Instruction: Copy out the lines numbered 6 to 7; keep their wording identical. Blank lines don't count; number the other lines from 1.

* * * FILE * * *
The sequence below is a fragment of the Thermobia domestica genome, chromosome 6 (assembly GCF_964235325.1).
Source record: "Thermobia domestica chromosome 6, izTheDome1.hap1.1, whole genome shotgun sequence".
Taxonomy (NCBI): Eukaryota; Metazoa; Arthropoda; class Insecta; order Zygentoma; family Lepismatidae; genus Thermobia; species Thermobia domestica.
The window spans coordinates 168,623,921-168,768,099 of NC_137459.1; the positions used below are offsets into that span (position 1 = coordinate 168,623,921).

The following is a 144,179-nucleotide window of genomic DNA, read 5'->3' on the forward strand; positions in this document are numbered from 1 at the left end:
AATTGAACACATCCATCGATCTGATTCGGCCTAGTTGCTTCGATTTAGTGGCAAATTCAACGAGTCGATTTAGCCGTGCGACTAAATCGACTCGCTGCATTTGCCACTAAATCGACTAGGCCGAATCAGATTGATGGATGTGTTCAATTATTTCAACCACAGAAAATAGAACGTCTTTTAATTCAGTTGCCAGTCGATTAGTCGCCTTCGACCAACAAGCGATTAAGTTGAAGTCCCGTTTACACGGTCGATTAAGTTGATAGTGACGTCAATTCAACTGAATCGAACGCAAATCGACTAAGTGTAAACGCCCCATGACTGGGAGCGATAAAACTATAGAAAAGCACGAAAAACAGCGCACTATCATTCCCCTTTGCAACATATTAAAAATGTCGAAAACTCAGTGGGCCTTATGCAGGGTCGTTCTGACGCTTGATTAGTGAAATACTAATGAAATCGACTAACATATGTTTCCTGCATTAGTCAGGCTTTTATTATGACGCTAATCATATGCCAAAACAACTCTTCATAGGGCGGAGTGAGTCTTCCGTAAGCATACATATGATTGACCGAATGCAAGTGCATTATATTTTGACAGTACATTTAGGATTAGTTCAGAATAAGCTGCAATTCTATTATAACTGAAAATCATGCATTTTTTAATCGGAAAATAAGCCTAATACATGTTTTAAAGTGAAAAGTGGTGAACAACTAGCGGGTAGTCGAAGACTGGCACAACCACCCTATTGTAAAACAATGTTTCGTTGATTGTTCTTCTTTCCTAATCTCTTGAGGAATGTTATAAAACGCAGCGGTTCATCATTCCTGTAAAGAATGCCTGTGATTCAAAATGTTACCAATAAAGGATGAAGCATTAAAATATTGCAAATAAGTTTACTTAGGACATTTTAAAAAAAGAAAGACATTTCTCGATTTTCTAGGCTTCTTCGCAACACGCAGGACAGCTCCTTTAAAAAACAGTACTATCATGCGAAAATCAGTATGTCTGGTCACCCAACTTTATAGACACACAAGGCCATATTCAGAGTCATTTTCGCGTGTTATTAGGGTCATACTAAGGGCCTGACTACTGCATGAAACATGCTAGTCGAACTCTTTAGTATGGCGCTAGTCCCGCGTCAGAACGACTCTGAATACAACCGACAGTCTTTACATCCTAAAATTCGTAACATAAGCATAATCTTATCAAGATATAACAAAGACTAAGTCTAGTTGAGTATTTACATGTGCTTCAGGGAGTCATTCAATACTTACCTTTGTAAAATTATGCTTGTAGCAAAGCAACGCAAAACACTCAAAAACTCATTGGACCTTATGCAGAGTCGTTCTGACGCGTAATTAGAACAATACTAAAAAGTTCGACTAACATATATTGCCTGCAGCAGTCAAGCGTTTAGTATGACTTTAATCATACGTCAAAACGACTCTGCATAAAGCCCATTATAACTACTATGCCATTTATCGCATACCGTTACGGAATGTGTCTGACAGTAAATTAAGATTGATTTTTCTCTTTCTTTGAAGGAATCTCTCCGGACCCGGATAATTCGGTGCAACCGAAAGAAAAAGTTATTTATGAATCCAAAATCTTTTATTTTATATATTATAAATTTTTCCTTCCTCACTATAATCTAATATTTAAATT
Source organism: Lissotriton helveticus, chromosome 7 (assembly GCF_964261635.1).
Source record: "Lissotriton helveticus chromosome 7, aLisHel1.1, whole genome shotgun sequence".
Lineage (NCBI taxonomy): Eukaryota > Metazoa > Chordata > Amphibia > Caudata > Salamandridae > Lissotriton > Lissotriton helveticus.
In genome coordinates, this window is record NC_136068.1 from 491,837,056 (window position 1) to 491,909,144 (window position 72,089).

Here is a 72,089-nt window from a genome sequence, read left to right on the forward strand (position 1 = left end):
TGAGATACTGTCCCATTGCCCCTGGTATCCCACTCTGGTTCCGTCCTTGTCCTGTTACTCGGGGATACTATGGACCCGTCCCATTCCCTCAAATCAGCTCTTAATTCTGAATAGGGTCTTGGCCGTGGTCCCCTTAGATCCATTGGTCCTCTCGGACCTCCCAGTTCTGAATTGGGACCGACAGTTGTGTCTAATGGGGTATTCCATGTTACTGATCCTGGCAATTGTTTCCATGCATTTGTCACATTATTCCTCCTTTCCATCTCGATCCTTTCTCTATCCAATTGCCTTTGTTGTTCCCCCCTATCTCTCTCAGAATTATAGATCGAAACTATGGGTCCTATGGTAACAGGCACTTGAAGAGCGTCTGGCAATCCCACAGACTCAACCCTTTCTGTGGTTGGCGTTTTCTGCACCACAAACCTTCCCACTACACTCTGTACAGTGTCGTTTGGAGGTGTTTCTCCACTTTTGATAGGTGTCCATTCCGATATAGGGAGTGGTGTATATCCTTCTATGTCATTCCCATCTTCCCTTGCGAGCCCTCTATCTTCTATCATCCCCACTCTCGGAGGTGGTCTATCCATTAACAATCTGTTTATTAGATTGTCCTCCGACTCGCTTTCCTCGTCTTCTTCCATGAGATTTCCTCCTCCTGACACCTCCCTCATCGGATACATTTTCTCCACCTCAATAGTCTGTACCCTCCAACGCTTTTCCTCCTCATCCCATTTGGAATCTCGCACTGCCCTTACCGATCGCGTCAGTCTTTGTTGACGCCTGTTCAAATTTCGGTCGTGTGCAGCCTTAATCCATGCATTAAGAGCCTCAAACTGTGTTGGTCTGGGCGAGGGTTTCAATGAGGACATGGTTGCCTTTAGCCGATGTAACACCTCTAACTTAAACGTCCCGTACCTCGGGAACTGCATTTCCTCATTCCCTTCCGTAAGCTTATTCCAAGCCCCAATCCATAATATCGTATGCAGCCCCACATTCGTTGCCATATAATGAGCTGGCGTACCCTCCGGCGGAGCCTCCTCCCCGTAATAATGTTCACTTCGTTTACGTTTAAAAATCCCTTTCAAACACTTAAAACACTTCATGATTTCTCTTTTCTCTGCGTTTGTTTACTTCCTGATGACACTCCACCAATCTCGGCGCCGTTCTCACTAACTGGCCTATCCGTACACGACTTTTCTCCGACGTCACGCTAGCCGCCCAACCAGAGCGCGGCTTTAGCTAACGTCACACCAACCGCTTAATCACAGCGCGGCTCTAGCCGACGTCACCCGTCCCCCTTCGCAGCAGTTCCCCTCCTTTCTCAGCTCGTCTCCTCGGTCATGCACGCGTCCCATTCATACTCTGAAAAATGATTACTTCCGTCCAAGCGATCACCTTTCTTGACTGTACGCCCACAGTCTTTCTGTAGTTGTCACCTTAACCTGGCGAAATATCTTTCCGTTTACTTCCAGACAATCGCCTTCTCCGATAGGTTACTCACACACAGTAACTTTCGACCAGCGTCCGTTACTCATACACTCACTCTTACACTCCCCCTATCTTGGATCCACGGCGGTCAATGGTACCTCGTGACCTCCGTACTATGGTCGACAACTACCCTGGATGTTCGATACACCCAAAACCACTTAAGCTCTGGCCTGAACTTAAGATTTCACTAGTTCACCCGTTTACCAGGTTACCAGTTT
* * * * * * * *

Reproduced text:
AATTGAACACATCCATCGATCTGATTCGGCCTAGTTGCTTCGATTTAGTGGCAAATTCAACGAGTCGATTTAGCCGTGCGACTAAATCGACTCGCTGCATTTGCCACTAAATCGACTAGGCCGAATCAGATTGATGGATGTGTTCAATTATTTCAACCACAGAAAATAGAACGTCTTTTAATTCAGTTGCCAGTCGATTAGTCGCCTTCGACCAACAAGCGATTAAGTTGAAGTCCCGTTTACACGGTCGATTAAGTTGATAGTGACGTCAATTCAACTGAATCGAACGCAAATCGACTAAGTGTAAACGCCCCATGACTGGGAGCGATAAAACTATAGAAAAGCACGAAAAACAGCGCACTATCATTCCCCTTTGCAACATATTAAAAATGTCGAAAACTCAGTGGGCCTTATGCAGGGTCGTTCTGACGCTTGATTAGTGAAATACTAATGAAATCGACTAACATATGTTTCCTGCATTAGTCAGGCTTTTATTATGACGCTAATCATATGCCAAAACAACTCTTCATAGGGCGGAGTGAGTCTTCCGTAAGCATACATATGATTGACCGAATGCAAGTGCATTATATTTTGACAGTACATTTAGGATTAGTTCAGAATAAGCTGCAATTCTATTATAACTGAAAATCATGCATTTTTTAATCGGAAAATAAGCCTAATACATGTTTTAAAGTGAAAAGTGGTGAACAACTAGCGGGTAGTCGAAGACTGGCACAACCACCCTATTGTAAAACAATGTTTCGTTGATTGTTCTTCTTTCCTAATCTCTTGAGGAATGTTATAAAACGCAGCGGTTCATCATTCCTGTAAAGAATGCCTGTGATTCAAAATGTTACCAATAAAGGATGAAGCATTAAAATATTGCAAATAAGTTTACTTAGGACATTTTAAAAAAAGAAAGACATTTCTCGATTTTCTAGGCTTCTTCGCAACACGCAGGACAGCTCCTTTAAAAAACAGTACTATCATGCGAAAATCAGTATGTCTGGTCACCCAACTTTATAGACACACAAGGCCATATTCAGAGTCATTTTCGCGTGTTATTAGGGTCATACTAAGGGCCTGACTACTGCATGAAACATGCTAGTCGAACTCTTTAGTATGGCGCTAGTCCCGCGTCAGAACGACTCTGAATACAACCGACAGTCTTTACATCCTAAAATTCGTAACATAAGCATAATCTTATCAAGATATAACAAAGACTAAGTCTAGTTGAGTATTTACATGTGCTTCAGGGAGTCATTCAATACTTACCTTTGTAAAATTATGCTTGTAGCAAAGCAACGCAAAACACTCAAAAACTCATTGGACCTTATGCAGAGTCGTTCTGACGCGTAATTAGAACAATACTAAAAAGTTCGACTAACATATATTGCCTGCAGCAGTCAAGCGTTTAGTATGACTTTAATCATACGTCAAAACGACTCTGCATAAAGCCCATTATAACTACTATGCCATTTATCGCATACCGTTACGGAATGTGTCTGACAGTAAATTAAGATTGATTTTTCTCTTTCTTTGAAGGAATCTCTCCGGACCCGGATAATTCGGTGCAACCGAAAGAAAAAGTTATTTATGAATCCAAAATCTTTTATTTTATATATTATAAATTTTTCCTTCCTCACTATAATCTAATATTTAAATT
Source organism: Lissotriton helveticus, chromosome 7 (assembly GCF_964261635.1).